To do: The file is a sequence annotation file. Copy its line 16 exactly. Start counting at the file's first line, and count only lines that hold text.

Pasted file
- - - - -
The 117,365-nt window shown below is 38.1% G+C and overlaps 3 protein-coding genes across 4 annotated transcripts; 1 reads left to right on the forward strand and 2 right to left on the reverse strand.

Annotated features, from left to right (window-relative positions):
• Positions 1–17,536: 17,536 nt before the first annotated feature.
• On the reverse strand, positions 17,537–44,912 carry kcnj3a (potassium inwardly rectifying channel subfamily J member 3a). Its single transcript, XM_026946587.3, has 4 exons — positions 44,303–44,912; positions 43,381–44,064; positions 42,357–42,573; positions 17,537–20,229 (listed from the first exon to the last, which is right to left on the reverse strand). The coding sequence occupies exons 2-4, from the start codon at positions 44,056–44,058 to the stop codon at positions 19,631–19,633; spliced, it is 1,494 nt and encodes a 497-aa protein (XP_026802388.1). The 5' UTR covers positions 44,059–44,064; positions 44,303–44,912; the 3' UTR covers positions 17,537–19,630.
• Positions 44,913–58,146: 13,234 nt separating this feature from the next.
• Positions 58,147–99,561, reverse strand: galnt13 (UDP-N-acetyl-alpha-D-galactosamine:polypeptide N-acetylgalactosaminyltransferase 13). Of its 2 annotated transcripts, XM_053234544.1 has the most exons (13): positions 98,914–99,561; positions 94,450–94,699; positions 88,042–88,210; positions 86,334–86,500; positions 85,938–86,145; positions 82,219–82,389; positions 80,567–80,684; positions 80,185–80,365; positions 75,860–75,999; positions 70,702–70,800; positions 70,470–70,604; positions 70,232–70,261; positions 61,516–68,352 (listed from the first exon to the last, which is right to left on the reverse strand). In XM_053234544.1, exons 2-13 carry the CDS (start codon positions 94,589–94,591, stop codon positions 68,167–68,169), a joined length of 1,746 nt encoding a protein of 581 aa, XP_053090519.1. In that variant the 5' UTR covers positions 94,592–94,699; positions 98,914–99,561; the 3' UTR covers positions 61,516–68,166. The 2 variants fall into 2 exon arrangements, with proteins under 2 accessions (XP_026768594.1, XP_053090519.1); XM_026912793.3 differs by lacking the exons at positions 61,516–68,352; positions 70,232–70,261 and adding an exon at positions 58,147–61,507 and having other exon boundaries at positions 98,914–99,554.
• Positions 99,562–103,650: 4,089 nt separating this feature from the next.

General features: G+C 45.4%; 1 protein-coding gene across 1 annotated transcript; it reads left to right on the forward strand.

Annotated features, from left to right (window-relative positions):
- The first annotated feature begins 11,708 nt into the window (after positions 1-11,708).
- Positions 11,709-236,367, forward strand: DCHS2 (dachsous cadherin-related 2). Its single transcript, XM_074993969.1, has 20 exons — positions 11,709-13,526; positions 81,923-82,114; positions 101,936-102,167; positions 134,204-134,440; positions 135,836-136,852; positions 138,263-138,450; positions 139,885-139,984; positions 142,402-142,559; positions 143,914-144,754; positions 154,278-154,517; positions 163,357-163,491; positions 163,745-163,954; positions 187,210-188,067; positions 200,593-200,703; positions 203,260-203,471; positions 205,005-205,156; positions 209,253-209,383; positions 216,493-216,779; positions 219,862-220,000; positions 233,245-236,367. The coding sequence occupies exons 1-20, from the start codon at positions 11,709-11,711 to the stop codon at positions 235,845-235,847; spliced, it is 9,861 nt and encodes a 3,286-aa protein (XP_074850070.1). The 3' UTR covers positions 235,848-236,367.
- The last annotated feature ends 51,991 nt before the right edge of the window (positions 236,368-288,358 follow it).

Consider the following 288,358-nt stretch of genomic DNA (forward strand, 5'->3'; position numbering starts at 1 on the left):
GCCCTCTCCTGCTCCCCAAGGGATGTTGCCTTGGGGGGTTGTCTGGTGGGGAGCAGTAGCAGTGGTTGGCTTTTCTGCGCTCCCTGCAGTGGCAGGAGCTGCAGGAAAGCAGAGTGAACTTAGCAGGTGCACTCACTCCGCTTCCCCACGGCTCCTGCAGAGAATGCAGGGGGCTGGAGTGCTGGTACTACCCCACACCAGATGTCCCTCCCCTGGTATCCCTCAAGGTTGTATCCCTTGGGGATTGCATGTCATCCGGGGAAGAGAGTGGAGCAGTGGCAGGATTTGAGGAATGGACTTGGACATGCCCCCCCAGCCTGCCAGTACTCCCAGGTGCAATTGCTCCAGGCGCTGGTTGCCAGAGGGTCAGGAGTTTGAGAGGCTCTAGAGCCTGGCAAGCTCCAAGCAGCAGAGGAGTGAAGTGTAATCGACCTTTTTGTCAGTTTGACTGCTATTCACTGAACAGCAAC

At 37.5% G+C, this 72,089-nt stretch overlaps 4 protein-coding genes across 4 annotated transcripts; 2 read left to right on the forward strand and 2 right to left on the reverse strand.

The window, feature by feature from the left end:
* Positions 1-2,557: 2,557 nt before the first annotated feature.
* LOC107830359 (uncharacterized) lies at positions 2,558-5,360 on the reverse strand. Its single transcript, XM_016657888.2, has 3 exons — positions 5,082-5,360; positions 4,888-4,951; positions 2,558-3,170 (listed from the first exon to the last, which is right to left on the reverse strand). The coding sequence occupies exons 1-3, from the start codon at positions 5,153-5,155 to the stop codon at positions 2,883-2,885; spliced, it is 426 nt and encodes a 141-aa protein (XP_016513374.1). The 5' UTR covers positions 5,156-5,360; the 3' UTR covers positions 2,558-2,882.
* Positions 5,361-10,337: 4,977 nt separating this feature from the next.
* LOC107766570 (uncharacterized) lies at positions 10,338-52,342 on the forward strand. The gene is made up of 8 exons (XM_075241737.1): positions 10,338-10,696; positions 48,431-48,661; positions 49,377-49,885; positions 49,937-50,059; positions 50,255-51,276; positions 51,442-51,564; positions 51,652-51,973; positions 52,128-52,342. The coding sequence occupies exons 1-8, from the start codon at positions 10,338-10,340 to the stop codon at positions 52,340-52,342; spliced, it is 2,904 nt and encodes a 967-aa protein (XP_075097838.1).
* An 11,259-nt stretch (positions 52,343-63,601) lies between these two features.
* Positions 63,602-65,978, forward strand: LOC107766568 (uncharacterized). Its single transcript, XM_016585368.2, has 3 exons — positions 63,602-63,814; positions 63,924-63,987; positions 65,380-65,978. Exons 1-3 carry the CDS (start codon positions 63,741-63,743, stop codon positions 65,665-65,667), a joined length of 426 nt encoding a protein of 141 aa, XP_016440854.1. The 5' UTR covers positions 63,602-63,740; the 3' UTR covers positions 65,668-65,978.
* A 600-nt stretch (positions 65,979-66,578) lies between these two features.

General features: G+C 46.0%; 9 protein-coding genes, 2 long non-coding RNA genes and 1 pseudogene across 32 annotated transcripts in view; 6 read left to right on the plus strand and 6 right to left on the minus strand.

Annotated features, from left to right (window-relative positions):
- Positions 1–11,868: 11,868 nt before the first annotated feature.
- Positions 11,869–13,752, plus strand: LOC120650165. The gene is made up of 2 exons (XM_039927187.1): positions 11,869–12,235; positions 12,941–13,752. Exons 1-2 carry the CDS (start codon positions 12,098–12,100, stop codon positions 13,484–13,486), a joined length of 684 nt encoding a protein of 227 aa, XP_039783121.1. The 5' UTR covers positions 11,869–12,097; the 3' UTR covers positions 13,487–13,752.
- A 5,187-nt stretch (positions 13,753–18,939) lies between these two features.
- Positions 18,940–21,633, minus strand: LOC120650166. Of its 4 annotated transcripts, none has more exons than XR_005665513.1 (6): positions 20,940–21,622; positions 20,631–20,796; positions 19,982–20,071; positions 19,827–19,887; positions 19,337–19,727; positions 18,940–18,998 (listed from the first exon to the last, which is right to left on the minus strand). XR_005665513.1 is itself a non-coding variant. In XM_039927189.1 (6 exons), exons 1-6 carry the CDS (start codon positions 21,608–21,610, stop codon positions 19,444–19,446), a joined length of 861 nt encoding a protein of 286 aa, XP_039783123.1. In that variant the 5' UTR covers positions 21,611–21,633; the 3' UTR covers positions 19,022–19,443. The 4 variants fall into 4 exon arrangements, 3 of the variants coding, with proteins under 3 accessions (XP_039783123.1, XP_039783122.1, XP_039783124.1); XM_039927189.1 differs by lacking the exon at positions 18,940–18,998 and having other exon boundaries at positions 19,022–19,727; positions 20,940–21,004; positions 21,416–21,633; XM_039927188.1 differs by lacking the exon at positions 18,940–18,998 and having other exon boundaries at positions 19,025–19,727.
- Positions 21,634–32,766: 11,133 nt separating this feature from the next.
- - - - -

The window, feature by feature from the left end: